Working side-by-side with SSC’s dedicated volunteers.
Helping educators who benefit from SSC’s services be aware of the curriculum’s existence.
Whether by handing out flyers or sending out emails, we are considering ways to promote the rocky shore curriculum to educators who visit the SSC for a variety of educational purposes.
Gathering more image / illustration resources with the much appreciated help of Karen Provazza, SSC’s Director of Marketing.
Karen has been a wonderful, behind-the-scenes help in the development of this curriculum. Several images and illustrations featured in the curriculum will be from the SSC (and were found and virtually delivered by Karen).
I am so thankful for Kate, Sarah and Karen and the entire SSC staff. The rocky shore curriculum would be lacking a great deal without their help, and it will prove to be of high quality thanks to their collaborative efforts. I am also very grateful to their continuous dedication to encouraging ocean literacy and advocating for ocean conservation!
For the past two years, one of the most supportive and influential collaborators in the formation of my sabbatical project has been the Seacoast Science Center (SSC). Staff members from this amazing organization go full tilt when it comes to educating others about the ocean’s ecosystems and their conservation – and they are taking this energy and infusing it into the development of our rocky shore curriculum for New Hampshire educators and their students.
Here is a brief overview of the Seacoast Science Center and their mission:
They are a non-profit marine science education organization located at Odiorne State Park in Rye, New Hampshire.
Their facility houses interactive and educational exhibits for all ages.
They provide several programs on marine education on a variety of subjects for a variety of age groups.
They are home to the New Hampshire’s Marine Mammal Rescue Team – a group of dedicated individuals responding to all reports of live and deceased marine mammals in NH’s coastal region.
The three individuals who are helping me most on this project so far have been Kate Leavitt (Director of Mission Initiatives – on left), Sarah Toupin (School and Group Program Manager – on right), and Perrin Chick (former Education Director). Each of these passionate educators has already provided a tremendous amount of ideas, insights and expertise in both the development of my project and in the growth of my own knowledge and enthusiasm. I am very much looking forward to collaborating with them throughout this sabbatical year.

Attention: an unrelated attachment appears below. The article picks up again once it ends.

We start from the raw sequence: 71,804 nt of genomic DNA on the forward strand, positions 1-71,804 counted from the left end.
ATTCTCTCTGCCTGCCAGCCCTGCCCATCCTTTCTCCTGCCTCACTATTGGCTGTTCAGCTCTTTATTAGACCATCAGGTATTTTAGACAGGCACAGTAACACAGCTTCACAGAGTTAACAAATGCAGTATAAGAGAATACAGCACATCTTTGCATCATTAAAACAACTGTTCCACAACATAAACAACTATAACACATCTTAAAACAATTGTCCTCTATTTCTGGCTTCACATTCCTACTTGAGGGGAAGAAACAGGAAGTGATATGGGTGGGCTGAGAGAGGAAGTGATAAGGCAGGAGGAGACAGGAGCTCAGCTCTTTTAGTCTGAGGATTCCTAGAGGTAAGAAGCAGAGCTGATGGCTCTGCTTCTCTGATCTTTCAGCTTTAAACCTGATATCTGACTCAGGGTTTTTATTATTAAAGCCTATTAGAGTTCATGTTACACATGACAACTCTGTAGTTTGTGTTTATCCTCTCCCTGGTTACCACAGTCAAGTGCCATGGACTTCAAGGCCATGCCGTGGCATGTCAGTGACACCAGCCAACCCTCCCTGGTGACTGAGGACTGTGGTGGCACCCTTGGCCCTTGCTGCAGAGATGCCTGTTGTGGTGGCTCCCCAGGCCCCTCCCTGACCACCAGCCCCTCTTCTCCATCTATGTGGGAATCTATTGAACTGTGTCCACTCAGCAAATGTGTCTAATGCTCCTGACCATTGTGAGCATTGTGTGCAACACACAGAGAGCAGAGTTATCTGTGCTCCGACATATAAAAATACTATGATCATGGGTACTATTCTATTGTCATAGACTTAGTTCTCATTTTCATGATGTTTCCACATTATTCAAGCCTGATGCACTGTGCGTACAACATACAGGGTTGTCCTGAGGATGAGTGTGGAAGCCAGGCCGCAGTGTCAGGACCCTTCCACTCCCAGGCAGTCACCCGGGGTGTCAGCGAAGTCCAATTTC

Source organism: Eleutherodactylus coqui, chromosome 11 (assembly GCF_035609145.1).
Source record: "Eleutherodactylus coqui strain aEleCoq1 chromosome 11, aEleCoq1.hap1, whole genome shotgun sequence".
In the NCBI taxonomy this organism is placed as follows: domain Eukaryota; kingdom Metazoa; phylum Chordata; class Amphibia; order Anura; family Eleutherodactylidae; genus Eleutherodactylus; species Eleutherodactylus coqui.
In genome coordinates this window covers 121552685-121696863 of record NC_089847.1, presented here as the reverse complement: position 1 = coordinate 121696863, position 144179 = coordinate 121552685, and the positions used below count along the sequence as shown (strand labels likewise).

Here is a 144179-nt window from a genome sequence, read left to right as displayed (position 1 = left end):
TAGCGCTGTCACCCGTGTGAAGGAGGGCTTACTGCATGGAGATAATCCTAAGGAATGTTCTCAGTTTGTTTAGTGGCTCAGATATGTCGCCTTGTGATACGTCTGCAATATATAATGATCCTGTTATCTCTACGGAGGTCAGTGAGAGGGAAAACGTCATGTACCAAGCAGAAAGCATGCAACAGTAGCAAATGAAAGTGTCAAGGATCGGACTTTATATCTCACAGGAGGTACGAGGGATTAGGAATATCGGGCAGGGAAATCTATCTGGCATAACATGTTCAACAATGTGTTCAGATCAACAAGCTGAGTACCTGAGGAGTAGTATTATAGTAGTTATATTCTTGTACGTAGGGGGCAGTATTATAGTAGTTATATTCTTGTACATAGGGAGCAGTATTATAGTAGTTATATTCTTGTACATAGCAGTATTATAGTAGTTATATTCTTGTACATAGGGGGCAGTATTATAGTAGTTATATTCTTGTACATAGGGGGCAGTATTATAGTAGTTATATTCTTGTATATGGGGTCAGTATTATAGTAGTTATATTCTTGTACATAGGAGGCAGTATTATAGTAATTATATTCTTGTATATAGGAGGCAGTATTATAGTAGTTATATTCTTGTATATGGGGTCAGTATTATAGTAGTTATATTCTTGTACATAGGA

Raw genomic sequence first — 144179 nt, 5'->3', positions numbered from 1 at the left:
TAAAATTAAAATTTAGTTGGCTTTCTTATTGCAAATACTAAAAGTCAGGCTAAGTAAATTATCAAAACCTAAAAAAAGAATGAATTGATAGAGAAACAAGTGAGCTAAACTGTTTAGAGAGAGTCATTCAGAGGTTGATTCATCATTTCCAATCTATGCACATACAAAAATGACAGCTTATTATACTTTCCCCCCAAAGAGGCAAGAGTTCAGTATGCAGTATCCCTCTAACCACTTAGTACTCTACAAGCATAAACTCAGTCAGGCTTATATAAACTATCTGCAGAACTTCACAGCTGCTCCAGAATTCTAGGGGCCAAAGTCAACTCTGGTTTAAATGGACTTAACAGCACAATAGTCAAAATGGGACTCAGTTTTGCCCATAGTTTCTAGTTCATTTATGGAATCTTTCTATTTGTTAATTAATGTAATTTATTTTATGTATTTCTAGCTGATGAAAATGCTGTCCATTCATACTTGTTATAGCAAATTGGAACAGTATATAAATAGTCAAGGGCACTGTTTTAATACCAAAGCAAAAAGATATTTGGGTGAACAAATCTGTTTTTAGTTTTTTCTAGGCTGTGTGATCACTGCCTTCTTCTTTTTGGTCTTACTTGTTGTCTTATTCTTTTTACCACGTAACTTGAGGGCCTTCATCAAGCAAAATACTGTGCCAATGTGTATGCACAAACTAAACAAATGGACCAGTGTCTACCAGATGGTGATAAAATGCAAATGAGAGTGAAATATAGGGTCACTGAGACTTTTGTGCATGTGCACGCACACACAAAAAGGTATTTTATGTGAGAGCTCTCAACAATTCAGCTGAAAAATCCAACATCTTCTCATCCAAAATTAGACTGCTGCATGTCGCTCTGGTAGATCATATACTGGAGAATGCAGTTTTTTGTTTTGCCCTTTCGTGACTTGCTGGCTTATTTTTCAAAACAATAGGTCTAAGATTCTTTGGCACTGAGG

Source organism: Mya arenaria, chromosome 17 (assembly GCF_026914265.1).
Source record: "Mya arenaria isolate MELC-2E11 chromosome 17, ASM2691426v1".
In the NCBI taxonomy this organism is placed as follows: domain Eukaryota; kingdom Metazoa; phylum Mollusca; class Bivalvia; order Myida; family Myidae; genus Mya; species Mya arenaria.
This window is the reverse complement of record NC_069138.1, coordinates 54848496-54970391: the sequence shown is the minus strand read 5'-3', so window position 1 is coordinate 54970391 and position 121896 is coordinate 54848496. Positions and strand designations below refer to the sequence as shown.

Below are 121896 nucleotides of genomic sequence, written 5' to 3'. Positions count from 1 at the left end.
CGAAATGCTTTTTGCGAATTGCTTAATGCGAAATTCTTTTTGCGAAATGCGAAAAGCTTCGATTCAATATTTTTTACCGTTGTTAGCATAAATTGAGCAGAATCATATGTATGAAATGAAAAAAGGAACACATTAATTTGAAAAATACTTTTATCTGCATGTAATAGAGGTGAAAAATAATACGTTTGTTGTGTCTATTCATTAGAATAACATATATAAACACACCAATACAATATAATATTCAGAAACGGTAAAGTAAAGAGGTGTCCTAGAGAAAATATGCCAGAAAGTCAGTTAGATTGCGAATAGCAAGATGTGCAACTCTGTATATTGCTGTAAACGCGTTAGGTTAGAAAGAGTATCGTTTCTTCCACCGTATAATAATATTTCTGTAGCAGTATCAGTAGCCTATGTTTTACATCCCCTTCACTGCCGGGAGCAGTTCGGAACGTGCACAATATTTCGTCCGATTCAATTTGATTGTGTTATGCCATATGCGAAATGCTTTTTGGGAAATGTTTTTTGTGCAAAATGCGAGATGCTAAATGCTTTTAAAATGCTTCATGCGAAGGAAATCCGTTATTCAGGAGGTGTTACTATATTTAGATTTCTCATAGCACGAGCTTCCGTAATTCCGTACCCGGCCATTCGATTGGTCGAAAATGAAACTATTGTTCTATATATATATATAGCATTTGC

Here are the main ways we are going to be working together:
Kate and Sarah have agreed to help me with the creation of this curriculum – providing feedback in the drafting, revising and editing of this project.
The SSC has agreed to provide images and illustrations to increase the educational and visual value of the curriculum.
The SSC is willing to provide me with occasional office space during the duration of my sabbatical.
The SSC is going to provide me with opportunities to shadow their naturalists during their educational programs.
The SSC provides several learning events that I will take advantage of, including this year’s BioBlitz.
The Seacoast Science Center and its dedicated staff is a blazing lighthouse of marine education to our region’s residents and tourists. They provide innumerable amounts of expertise, skills, programs and compassion to those interested in learning about marine wildlife and their habitat. With the smallest amount of coastline, NH’s residents need to learn about the value and importance of their rocky shore and how they can be productive stewards. I am extremely excited and thankful to be working with the SSC and its staff, and will continue to provide updates on our collaborative efforts!